The SM8-V is an eight-feed machine with fixed selection on four feeds for the production of sanitary garments with high productivity syn-thetic yarns. This model also features single-garment separation.The SM8-8 TOP is an eight-feed single-bed machine for the manu-facture of underwear, outdoorwear, swimwear, sportswear and sanitary garments. Terry capability is available, but it is not a standard feature.The SM8-8 TOPplus is an eight-feed, single-bed machine that includes a patented Santoni system to enable the knitting of eight-feed patterns with high definition and sharp colors.Santonis SM8-8 TOP2 includes two selection stitches on each feed, while the SM8-TOP3 has three selection stitches.The SM8-8 CF is an eight-feed, single-bed machine that also pro-duces underwear, out-doorwear, swimwear, sportswear and sanitary garments. Terry is optional. The machine knits garments in con-tinuous fabric with elec-tronic take-down. The SM12-CF is similar but features 12 feeds.Diameters for the SM8 series include 10, 11, 12, 13, 14,15 and 16 inches, except for the SM8-TOP2, which ranges from 12 to 16 inches, the SM8-TOP3, which has a 17- to 24-inch range and the SM12-CF, which has diameters of 16, 17 and 18 inches.The double-jersey offering by Santoni is the SM9, which is available in three models. The SM9 is an electronic circular knitting machine for the production of rib fabric underwear, outerwear, swimwear, and medical wear. The machine can produce continuous fabric or separate fabrics with single welt and separation thread. Any type of rib or interlace can be accomplished because of the capability to select individual needles on the cylinder, on the dial and in the transfer positions.The SM9-S is similar, but it restricts individual needle selection to the cylinder for stitch and transfer feeds. The SM9-ST allows individual selection on the cylinder and dial to create patterns on the fabric face and back. The SM9-ST, according to Santoni, is particularly suitable for the production of body-size stitch for swimwear and underwear knitted with high-end yarns and Lycra®. The stitch is continuous fabric without separation thread.Diameters for the SM9 series are 14, 16, 18, 20 and 22 inches for the SM9 and SM9-S. The SM9-ST has a diameter of 16 inches. Sapona Tackles The Yarn SideWhile Santoni has been pursuing the efficient knitting of seamless, Sapona Manufacturing, Cedar Falls, N.C., has been developing new yarn varieties to give seamless fabrics more enhanced properties. "Were constantly trying something new something to improve yarn properties to give added value to our knitting customers and, ultimately, the end-user," said Redding.Sapona processes mid- to fine-denier synthetic yarn, including textured nylon and covered spandex. Process options Sapona makes available to its customers include stretch or set, false-twist texturing, package-dye tube winding, cone winding, assembly winding, air covering, ring twisting and 2-for-1 twisting. Various options of yarn type, ply, twist, air entanglement, finish and dye are available."As a customer-driven operation, Sapona offers same-day or next-day shipment for stock yarns and immediate action on special orders, said Dean Lail, president."We are continually developing new products and striving for flexibility and responsiveness," Lail said. "Our established markets are in hosiery, narrow fabrics and dye-tube yarn. But we are focusing a lot of our development efforts on the seamless market."To this end, the company has installed its own Santoni SM8-8 TOP circular knitting machine in its R and D department for experimentation."We do a lot of sample work," said Redding. "Some of it is for our customers, and a large part of our sampling is for our own internal development use to try new yarns and combinations to add special effects and properties that we can market to our customers."Obviously, knitters make up a large portion of Saponas customer base for these yarns. Often knitting mills will approach Sapona with the opportunity to solve a specific challenge. But the company is also marketing directly to the designer and retailer."Our objective is to get people closer to the end of the selling cycle excited about what we are doing here," Lail said. Among the products currently available from Sapona for seamless are:tone-on-tone nylon combinations with a wide range of properties, including good luster and soft hand;nylon/rayon blends that have good appearance and hand;nylon/acetate synergistic blends for pleasing aesthetics;nylon/polyester blends for a heather effect;textured and flat combinations for heightened bright luster;metallics, including a silver and copper appearance, for ribbed designs;Nylstar Elite® polyester that provides added stretch and recovery;Nylstar Meryl® 70/68 dull;unbranded and type 6 70/68 dull;knit select products for uniform dyeability; andtextured microfiber nylon for seamless knitting including 1- or 2-ply 30/34, 40/34, 40/46 mid-dull, 60/68 and 80/92 mid-dull.These microfiber nylons and others can be combined with spandex for air-covered yarns that have a superior wind for consistent delivery. DuPonts Clear Lycra at 10, 15, 20 and 70 denier represents the most common combination, Lail said. In addition, the company recently created, in conjunction with Celanese Acetate, a new brand of yarn called Celanna®, a combination of cellulose acetate air-entangled with various other fibers. The results, said Lail, are enhanced physical properties and fashion-design features (See News, ATI , this issue).The initial offerings of Celanna will feature blends of Celanese acetate and nylon fibers, Lail said. Celanna will also be available in several other combinations, including acetate/ polyester and acetate rayon."This allows for creativity in a full range of bright, clear colors with both disperse and acid dyes," he said. Celanna is available in denier ranges from 40 to 400.For extra stretch, Celanna is offered as an air-covered yarn with spandex."For Sapona," says Redding, "the most important thing is to remain focused on innovation. This company has been nestled alongside the Deep River since 1836. Weve maintained that longevity by both anticipating and adapting to the changing needs of the marketplace. Knitters, designers and retailers can continue to look to Sapona Manufacturing for innovative solutions that add value to their products."Other yarn manufacturers are also working on developing new products for the seamless market. BASF, Charlotte, N.C., for example, recently introduced bright luster partially oriented (POY) and flat filament nylon yarns for seamless intimate apparel and swimwear. The bright yarns are available in a variety of high-filament and microdenier choices. All are marketed under BASFs Ultra Touch® and Ultra Micro Touch® nylon trademarks. (See K/A News, ATI , September 2000).From fine-denier to mid-denier, a full complement of semidull and dull flat filament nylon yarns is also available from BASF. Mayer Looks To FiberknitOutside of seamless, Mayer Industries, the Orangeburg, S.C., subsidiary of Germany-based MayerandCie., has been working on making improvements in the sliver-knitting process."Weve had as our mission for some time now to develop a process that will add versatility, quality and value to the sliver-knitting process," said Earl R. Quay, vice president, marketing, for Mayer. Mayer introduced at ITMA 99 the FK-18J Fiberknit machine. The FK-18J is a high-production circular sliver-knitting machine for knitting high-quality plush fabric, both plain and full jacquard, from almost any type or combination of fiber in a prescribed length and denier.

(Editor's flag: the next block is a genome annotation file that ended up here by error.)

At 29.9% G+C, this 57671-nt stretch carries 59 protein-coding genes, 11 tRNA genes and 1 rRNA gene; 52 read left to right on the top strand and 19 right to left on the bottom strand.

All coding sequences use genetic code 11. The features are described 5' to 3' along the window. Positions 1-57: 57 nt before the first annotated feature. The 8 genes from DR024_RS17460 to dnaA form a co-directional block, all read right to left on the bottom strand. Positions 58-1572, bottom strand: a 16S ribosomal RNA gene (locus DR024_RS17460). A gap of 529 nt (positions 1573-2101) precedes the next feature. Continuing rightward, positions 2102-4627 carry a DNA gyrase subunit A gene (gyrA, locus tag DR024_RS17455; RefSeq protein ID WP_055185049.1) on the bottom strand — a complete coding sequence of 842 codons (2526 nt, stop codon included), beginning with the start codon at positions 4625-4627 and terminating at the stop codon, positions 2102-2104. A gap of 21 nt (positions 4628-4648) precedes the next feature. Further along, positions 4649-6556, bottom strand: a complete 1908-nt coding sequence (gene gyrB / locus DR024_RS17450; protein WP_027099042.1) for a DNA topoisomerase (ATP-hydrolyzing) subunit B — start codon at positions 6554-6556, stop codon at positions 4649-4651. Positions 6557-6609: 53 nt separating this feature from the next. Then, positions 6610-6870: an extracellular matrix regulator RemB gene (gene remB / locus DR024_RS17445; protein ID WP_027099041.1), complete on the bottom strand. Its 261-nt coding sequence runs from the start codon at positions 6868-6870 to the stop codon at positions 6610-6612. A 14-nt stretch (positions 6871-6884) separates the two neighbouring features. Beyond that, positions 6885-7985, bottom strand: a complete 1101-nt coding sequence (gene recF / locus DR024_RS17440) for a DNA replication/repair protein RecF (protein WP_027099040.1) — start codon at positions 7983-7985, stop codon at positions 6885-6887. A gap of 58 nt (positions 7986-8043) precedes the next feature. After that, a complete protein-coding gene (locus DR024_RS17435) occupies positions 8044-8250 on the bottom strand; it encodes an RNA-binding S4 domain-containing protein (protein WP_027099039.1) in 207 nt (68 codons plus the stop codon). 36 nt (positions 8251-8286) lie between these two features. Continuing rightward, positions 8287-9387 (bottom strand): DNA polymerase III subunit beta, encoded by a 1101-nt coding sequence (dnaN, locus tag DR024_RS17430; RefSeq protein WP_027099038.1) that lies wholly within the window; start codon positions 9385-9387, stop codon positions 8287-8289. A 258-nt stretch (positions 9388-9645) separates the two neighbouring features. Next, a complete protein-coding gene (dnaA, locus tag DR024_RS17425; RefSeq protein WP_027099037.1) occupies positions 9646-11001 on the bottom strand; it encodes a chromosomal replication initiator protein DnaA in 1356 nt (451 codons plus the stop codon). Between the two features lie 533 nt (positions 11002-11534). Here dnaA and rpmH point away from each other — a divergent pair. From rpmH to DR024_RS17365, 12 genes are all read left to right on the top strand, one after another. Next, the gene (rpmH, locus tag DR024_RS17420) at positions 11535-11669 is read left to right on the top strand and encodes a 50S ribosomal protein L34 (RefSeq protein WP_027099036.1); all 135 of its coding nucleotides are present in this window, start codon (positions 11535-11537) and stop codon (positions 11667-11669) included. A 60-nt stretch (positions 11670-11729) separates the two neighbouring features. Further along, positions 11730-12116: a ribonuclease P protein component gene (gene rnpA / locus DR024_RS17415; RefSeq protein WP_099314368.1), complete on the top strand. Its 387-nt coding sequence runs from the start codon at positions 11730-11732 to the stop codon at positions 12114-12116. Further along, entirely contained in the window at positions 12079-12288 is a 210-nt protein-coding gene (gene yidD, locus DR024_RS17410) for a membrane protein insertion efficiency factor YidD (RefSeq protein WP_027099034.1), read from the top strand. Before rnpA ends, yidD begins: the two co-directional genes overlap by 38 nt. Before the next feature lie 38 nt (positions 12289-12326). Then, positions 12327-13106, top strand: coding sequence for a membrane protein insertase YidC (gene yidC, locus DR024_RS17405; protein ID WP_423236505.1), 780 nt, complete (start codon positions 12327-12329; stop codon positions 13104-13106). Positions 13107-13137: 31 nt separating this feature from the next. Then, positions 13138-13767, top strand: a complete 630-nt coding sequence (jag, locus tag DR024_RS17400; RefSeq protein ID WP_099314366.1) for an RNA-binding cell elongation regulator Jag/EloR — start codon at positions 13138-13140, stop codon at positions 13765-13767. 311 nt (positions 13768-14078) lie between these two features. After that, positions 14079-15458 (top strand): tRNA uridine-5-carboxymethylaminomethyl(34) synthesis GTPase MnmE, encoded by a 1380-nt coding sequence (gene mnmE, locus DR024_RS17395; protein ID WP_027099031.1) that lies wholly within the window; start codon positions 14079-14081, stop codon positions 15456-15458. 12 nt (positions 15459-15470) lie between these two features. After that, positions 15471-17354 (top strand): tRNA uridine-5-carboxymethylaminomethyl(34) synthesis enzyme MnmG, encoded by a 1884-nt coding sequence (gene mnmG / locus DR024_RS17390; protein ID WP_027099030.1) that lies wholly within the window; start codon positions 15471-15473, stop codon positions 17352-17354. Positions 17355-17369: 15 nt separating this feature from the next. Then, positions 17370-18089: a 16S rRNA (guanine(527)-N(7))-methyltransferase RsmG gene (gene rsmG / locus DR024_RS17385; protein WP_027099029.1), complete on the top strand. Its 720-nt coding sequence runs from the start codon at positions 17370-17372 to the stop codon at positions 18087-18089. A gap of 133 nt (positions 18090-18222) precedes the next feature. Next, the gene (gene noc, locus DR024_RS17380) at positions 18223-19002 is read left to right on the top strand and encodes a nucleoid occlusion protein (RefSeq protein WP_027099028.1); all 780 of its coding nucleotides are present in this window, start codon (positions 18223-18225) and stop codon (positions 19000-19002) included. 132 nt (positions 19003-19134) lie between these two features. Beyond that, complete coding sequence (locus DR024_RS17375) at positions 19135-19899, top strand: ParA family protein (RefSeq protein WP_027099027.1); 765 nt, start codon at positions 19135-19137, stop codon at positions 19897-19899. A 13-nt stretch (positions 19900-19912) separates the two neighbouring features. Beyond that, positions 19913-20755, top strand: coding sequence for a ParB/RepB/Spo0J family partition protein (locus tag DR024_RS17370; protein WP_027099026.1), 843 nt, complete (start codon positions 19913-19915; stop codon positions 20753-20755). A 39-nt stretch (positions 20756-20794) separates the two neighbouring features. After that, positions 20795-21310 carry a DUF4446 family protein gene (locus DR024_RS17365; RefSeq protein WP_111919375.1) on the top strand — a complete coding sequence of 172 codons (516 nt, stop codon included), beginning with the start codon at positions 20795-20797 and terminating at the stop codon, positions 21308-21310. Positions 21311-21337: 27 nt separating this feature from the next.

"This machine is a major new development for the plush fabric market and will produce light- to heavyweight plush fabric in most fiber types and blends," Quay said. Weights from 180 grams to 750 grams per square meter are possible.While most knitters eschew short-staple fibers, Mayer designed the Fiberknit machine to take advantage of 25- to 35-mm fibers. "Material con-servation was an essential economic factor in the development of the FK-18J," Quay said. "Fiberknit is the most economical sliver-knit production base ever developed by Mayer, with a fiber loss of only 8 to 10 percent from greige to finished fabric. Short-staple wool and other natural fibers are ideal for Fiberknit. In some cases, these short-staple fibers are even considered waste in other textile production processes."Fabric produced by the FK-18J features a soft drape and hand, he said. The backing yarn and fiber content ratio is 20 percent yarn and 80 percent fiber.Specific production features of the FK-18J include no adjust bolt on components for the following:Fiberknit plain and patterned fabric;Fiberknit and sliver knitting in the same course (high-low);sliver-knit plain and patterned fabric;sliver-knit plain and patterned fabric with patterned lay-in;adjustable-torque magnetic-drive takedown;Coni+ yarn feeders with notched belt drive;fail-safe broken jack/needle detector;high-speed, easy-to-maintain actuator;flat-back, no-adjustment, interchangeable plate, needle and sinker cam boxes; andfull-circumference pattern in 3-meter length with up to 16 colors.The cylinder diameter for the FK-18J is 24 inches, and machine gauges are 10, 12, 14 and 18. Every Cell A Separate EntityObviously, as the chief marketing executive of the U.S. operation, Quay has a vested interest in the success of this machine. He is, however, some-what ebullient in describing the possibilities."The potential for this technology is astronomical," he said. "Every cell or stitch in the fabric is a separate entity without the yarn-knitting problem of doing something with the stitch if it isnt knitted. There is a tremendous advantage in flexibility over yarn- knitting technology."